Growing up, I only remember having corned beef and cabbage on St. Patrick's Day. Must be because that's what Dad's mother made when he was growing up (my Mom swore Dad would not eat anything his mother didn't make). So somehow I got a wild hair this year, and decided to make an Irish dish for St. Patty's, choosing Colcannon because A.) I love potatoes, and B.) I love potatoes. But I don't mind me some greens either. I've made mashed potato casserole thingies on many occasions that involved spinach and onions, and have loved them every time, but OMG - potatoes, leeks, and kale win hands down over any other combination I've ever tried before.

This is yet another score that will become a permanent part of the recipe files, so why didn't I ever eat or make this before? Colcannon has only been around for at least three hundred years, and like many other simple, frugal country dishes, is brain-dead simple to make, and impossibly delicious. I'll be feelin' me Irish more frequently in the future, I can tell already.

Colcannon

3 lbs. (about 6 medium-large) russet potatoes , peeled and chopped in about 2" chunks

8 oz. chopped kale (or other greens of choice), trimmed of tough stems

1 large leek, halved lengthwise, washed of debris, sliced in ½ " pieces (about 1½ - 2 cups)
4 medium cloves garlic, minced

1 cup milk (I use unsweetened soy milk)
¼ cup Earth Balance margarine or similar fat
1 tsp. salt, or to taste
½ tsp. pepper, or to taste
¼ tsp. ground mace or nutmeg (optional)
2 Tbs. minced herbs, such as chives and parsley

Place potatoes in a large pan with enough water to cover, bring to a boil, and cook until tender, about 10-15 minutes.

Meanwhile, place kale in the bottom of a steamer in an inch or two of water. Place the steamer basket above the kale, add the leeks and garlic, cover, and bring water to a simmer. Steam until the vegetables are tender.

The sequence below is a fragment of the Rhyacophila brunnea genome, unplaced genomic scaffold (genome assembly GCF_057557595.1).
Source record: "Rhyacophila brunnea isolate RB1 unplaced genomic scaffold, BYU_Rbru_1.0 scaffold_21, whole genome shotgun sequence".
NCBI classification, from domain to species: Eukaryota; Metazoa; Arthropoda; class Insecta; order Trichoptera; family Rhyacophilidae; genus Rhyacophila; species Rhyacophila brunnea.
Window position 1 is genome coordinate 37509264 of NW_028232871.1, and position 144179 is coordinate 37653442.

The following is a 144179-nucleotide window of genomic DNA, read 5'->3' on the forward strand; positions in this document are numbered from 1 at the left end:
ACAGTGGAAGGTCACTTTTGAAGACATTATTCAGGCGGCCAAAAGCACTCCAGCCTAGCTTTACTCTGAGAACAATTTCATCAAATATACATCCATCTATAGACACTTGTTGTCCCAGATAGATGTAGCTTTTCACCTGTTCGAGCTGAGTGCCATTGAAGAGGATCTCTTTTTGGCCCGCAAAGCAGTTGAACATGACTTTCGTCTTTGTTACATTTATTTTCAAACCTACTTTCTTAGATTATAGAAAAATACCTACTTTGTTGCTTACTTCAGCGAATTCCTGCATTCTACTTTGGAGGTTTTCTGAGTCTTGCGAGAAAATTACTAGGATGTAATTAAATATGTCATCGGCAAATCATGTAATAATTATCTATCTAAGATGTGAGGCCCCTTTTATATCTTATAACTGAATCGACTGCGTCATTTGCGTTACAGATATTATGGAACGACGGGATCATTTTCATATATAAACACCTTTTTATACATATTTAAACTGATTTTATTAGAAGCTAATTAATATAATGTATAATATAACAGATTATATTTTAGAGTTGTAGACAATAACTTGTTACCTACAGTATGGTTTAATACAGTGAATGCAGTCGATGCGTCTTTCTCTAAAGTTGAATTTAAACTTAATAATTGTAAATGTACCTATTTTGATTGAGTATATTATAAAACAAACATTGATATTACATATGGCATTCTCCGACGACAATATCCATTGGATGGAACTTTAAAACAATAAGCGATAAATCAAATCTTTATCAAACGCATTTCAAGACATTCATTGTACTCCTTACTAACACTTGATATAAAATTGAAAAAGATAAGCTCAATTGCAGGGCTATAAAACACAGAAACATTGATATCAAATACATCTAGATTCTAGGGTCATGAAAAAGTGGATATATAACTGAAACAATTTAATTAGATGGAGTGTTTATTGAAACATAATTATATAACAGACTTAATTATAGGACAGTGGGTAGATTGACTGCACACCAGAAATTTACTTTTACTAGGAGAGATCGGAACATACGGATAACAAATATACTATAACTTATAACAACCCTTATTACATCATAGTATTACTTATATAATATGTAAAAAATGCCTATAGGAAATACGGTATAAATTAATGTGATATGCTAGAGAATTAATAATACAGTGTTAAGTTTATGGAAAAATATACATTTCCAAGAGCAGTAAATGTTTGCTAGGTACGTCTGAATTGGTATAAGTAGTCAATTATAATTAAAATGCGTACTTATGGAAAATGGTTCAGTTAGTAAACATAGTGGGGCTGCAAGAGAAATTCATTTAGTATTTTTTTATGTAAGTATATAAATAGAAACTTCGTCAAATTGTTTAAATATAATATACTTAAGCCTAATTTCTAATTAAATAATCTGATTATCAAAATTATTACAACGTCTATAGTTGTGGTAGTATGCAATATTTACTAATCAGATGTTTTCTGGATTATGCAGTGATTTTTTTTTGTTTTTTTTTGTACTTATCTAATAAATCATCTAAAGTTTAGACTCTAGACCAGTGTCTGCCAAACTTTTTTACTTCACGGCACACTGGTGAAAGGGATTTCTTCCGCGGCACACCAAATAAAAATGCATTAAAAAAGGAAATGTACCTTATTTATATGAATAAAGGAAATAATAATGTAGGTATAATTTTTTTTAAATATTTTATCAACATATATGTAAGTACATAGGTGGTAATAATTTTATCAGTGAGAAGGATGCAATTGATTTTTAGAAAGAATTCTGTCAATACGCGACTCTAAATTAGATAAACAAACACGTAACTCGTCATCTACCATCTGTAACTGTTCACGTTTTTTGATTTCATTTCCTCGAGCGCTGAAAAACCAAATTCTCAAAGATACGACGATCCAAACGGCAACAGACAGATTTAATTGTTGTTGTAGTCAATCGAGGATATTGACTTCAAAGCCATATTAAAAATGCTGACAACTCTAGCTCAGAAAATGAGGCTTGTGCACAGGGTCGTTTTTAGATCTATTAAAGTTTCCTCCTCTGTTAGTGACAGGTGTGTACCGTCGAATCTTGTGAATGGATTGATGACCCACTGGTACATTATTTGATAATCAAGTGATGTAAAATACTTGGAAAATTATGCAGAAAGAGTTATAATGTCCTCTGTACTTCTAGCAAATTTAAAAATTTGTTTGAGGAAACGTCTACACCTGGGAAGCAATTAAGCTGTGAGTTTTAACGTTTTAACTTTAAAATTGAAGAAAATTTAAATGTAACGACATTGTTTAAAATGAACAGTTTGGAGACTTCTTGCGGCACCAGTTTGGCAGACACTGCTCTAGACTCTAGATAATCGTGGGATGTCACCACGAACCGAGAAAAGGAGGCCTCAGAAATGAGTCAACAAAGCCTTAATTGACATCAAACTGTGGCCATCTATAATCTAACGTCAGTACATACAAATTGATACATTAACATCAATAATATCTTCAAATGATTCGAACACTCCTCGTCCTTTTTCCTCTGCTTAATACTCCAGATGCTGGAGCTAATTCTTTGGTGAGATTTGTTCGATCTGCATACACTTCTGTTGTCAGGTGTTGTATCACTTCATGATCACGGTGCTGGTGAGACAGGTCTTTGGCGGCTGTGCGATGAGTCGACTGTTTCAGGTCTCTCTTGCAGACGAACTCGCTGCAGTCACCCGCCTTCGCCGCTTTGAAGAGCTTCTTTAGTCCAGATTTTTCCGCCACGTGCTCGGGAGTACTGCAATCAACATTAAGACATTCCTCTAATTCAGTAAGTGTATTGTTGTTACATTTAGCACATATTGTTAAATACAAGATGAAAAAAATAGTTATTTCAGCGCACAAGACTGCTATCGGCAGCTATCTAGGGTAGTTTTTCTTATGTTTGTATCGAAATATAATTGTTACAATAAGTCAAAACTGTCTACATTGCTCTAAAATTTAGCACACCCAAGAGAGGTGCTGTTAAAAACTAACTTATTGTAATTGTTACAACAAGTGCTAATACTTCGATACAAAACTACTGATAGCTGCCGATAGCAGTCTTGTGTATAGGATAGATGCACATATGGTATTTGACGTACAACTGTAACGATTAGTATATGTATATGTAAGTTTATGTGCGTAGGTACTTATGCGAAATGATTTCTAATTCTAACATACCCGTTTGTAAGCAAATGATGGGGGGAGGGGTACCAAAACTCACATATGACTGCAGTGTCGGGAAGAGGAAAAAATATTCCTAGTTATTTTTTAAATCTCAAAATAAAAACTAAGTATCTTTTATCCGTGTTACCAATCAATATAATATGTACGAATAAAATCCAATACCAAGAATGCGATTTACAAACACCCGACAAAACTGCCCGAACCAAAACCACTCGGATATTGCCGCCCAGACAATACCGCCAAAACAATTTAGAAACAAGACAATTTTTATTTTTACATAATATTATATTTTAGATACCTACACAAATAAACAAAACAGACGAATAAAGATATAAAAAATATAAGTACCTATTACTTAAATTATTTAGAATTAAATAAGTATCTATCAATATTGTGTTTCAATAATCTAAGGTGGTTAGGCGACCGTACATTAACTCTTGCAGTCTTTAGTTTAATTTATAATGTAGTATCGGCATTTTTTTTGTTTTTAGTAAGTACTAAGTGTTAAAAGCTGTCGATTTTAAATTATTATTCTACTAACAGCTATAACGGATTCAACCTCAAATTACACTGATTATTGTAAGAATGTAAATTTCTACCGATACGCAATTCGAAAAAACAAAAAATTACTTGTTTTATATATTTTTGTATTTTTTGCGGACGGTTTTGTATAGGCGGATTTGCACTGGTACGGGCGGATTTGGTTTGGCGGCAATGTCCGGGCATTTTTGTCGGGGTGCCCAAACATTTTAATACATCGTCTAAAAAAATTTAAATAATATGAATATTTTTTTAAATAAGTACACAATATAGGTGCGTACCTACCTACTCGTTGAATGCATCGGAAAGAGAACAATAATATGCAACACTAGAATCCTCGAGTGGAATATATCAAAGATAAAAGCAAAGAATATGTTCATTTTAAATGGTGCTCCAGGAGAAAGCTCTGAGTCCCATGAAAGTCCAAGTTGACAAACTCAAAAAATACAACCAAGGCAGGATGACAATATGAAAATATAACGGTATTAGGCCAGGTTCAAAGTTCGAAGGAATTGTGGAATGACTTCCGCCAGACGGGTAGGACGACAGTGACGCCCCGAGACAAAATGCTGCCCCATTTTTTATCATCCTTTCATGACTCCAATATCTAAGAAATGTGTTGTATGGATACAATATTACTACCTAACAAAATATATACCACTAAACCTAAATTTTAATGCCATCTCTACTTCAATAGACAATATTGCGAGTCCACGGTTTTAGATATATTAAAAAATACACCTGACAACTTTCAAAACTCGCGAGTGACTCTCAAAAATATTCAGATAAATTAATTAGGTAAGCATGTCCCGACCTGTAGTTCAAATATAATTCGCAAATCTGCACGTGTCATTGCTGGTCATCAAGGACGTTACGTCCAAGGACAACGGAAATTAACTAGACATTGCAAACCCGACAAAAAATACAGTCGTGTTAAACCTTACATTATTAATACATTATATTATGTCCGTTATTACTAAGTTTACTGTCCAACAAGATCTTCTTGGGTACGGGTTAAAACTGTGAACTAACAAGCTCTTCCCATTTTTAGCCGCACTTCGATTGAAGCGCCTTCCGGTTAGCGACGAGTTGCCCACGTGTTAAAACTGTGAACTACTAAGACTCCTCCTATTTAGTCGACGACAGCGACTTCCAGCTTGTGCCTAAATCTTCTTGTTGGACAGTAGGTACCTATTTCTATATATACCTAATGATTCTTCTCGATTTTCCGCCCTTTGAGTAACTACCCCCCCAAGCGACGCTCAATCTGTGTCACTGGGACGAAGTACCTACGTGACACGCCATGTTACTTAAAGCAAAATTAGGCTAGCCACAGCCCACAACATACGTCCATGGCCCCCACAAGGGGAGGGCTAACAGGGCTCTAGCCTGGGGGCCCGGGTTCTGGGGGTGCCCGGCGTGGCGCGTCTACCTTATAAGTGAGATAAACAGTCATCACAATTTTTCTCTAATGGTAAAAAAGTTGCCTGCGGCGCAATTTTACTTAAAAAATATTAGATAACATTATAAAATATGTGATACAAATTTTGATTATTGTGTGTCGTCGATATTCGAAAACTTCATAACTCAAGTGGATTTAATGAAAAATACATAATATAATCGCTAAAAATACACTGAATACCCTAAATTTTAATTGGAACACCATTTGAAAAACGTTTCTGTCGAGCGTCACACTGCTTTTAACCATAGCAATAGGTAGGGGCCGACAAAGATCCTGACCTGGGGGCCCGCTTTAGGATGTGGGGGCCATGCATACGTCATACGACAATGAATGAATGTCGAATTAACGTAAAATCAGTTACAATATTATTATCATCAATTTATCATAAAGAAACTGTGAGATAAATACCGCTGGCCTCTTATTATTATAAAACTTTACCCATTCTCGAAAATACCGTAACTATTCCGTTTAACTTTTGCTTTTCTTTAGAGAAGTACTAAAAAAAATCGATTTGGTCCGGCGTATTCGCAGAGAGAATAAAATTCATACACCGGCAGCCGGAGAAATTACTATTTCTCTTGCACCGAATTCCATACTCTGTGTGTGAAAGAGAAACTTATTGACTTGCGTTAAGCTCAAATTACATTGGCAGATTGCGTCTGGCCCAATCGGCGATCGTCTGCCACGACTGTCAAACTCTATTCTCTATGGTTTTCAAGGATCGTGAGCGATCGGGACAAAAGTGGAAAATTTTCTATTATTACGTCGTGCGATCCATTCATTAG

When potatoes are tender, drain and return to the pan on medium-low heat, stirring a bit to remove excess water.

Mash the potatoes, stir in the cooked vegetables, and then add milk through seasonings and herbs. Blend everything gently and heat through before serving.

Sunday, March 4, 2012

And the winner is...


Not me. The chili cookoff mentioned in the last post had 12 entries, 3 of them vegetarian! I was impressed. Mine didn't win (it was adapted from a recipe here), but frankly it wasn't very good that day. I did it in the crockpot overnight, but something happened to the veggie sausage during the lengthy cooking period . It almost tasted bitter (but it got burned a little on the surface, too).

Note to self: do not use veggie sausage next time, and do not crockpot overnight. Four hours on low would have been plenty.

The second and third days it was a whole different animal. About a tenfold improvement, so I think the bitter edge mellowed out with resting. But it really didn't need the sausage anyway, as I also used veggie crumbles, so here is the winning (at my house anyway) version.

I wouldn't change anything else, except for maybe a bit more chile powder next time. The last bowl had the most heat, naturally, because it infused the longest; the problem was I forgot to take a picture of ANY of the bowls. So pictured instead is my fave chile powder, ground at home from whole dried New Mexico chiles. It beats out any chile powder I have ever purchased commercially.

To make your own homemade chile powder, just break well dried chiles into small pieces and whirl in a spice grinder a little at a time. But don't stick your face in the cloud of chile dust when you open the grinder (why did I think that was a good idea?)!

Chili with Red Wine
At least 8 servings

2 Tbs. oil

2 cups diced onion
2 cups diced sweet pepper
4 large garlic cloves, minced
2 jalapenos, minced

12 oz. ground veggie crumbles

2 Tbs. chile powder (such as New Mexico; I will probably try a little more with the next batch as New Mexico chiles are not way up there on the heat scale)
1 Tbs. brown sugar
1 Tbs. cocoa powder
1 Tbs. ground cumin
1 tsp. dried oregano
½ tsp. freshly ground black pepper
1 tsp. cinnamon
½ tsp. salt
2 bay leaves

1 (28 oz.) can diced tomatoes, undrained
1 cup Pinot Noir or similar red wine
2 (15 oz.) cans kidney beans, rinsed and drained, or mix with another good chili bean
4 Tbs. tomato paste

Heat oil in a large Dutch oven over medium-high heat. Add onion through jalapeño, and cook until beginning to soften. Add veggie crumbles and heat through, stirring frequently.

Add chile powder through bay leaves and cook for a minute to coat all ingredients. Stir in tomatoes through tomato paste and bring to a boil. Cover, reduce heat, and simmer 30 minutes, stirring occasionally. (Alternatively, add everything to a crockpot, and cook on low for a few hours).

Uncover and simmer another 30 minutes, stirring occasionally. Discard the bay leaves. Adjust seasonings to taste, and serve with toppings of choice.